On my way back from Newbury Street, I noticed this couple in the Public Garden. In the sunny afternoon, they quietly sat on the bench, each reading a book. The lady wore a white dress, simple and elegant, but also looked just like a teenager girl. Maybe this is his favorite? Not too far away, two young artists were happily playing violin and cello and they were rewarded by rounds of applause by the audience. This is just the moment you will realize how wonderful it is to be with someone important to you, to do something interests you, and to appreciate the beauty of a simple life.
An interesting festival nearby: The Sterling Renaissance Festival. A typical middle age English town is recreated here in Sterling, and a majority of the people here wear the complicated but fancy costumes (not only the actors and actresses but also visitors!). Walking in this area, sometimes you felt like that you have accidentally caught a time machine and flew back to the old days, to that different age. Yet more often, you have the feeling that you were in a British movie or TV series, be it Downtown Abbey or Pride and Prejudice. The topic of the festival is “The Highland Fling” on the day we visited, so naturally, we won’t miss the lovely bagpipes and highland dance!
As probably the most lively tourist destination in this city, Pike Place Market is one of the must-go places in Seattle. And if you go there in the morning, bingo, you will just catch the best moment of it! Though not too different from a typical farmer’s market in the US, I am still impressed by the diversity of produce and the organization of a variety of different shops there. Right at the entrance is the famous “Pike Place Fish Co.”. Each time a customer buys fish, the fishmongers will shout it out and throw the fish to the cashier. A pretty interesting live show for the tourists who happen to pass by. And this is just a start! Flowers, fruits, vegetables, souvenirs, collectibles, antiques…you can almost find whatever you are searching for here! And guess what? The original Starbucks coffee shop is also here!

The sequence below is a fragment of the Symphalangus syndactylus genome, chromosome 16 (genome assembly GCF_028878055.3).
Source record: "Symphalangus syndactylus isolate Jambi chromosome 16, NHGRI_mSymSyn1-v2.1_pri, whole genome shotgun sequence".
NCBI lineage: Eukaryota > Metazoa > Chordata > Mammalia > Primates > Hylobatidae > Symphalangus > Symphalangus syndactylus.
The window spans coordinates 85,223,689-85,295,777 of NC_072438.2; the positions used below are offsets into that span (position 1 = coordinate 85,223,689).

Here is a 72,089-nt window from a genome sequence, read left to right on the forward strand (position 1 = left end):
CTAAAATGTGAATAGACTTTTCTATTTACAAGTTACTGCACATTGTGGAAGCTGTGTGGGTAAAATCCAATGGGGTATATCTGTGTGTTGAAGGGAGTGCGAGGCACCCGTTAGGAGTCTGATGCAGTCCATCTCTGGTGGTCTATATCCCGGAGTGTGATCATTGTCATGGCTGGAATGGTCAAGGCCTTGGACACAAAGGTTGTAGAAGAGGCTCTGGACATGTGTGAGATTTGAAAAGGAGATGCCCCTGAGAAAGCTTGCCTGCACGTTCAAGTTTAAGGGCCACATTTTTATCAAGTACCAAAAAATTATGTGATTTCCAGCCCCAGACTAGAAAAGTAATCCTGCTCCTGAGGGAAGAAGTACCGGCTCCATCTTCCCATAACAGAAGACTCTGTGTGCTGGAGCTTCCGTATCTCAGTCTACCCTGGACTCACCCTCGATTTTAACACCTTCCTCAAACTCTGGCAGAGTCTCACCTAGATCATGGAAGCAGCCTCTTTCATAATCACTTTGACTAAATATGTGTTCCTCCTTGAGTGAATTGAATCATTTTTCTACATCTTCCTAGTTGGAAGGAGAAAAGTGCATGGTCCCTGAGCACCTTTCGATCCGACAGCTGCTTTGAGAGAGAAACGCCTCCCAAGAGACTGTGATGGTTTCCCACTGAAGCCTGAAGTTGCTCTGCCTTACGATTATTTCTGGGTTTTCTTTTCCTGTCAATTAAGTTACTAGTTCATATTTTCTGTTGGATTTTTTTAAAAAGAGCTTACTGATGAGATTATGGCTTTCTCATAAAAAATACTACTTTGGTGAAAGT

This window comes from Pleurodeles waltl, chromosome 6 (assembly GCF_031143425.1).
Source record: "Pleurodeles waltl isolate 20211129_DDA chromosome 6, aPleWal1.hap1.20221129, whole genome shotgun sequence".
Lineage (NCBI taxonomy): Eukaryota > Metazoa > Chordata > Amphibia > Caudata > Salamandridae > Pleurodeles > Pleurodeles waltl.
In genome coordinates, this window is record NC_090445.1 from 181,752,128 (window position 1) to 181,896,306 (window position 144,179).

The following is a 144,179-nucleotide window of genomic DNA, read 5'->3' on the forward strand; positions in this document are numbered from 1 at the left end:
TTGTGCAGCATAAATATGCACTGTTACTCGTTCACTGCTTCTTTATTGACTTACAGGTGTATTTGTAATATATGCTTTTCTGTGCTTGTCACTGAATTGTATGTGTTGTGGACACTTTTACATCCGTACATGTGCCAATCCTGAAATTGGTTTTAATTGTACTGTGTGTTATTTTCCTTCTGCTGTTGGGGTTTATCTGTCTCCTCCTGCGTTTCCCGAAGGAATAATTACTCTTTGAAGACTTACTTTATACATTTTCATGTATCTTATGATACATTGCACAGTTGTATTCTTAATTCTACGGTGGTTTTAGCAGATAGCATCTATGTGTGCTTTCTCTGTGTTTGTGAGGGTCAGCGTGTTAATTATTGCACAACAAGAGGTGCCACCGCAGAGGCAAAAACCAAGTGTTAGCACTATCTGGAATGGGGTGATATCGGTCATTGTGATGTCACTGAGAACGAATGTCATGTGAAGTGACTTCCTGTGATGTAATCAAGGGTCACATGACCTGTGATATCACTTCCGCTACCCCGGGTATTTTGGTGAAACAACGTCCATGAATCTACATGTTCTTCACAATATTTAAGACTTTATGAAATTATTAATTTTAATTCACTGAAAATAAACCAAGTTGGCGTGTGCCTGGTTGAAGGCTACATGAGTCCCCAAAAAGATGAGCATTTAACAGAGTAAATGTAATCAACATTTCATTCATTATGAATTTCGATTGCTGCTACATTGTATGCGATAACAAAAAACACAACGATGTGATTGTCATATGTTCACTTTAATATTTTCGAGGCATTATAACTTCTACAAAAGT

I was going across the Decatur Street to enjoy the famous beignets and coffee Au Lait at Cafe Du Monde, and here came the carriage. Alongside with it was a long line of cars waiting for the green light. Suddenly I found the beauty of this city: no matter when and where, you always have the choice of a slower pace of life. Sitting in a cafe and observing people walking by, fine; walking into random antique shops and appreciate the value of time and history, perfect. We may choose to live slower, but we keep moving forward while enjoying the trip. Sometimes, less is more.
New Orleans is a city of arts — and according to my recent knowledge from the Library of Congress, music belongs to arts in ancient classification of academic disciplines. Painters were sitting along the street drawing whatever coming out of their minds, ranging from the street view of Jackson Square to delicious raw oyster and crawfish; bands with young boys and girls were performing their self-composed songs, with the audience cheering here and there; behavior artists put on their costumes, standing still in the street as if they were sculptures. Among all the different forms of arts, one of them is somewhat special for New Orleans: Jazz. This city is said to be the birthplace of Jazz. Indeed, I was almost surrounded by this slow and melodious music: Every few steps, you would hear a different piece of Jazz, coming out of saxophone, trumpet or double bass, elegantly and beautifully.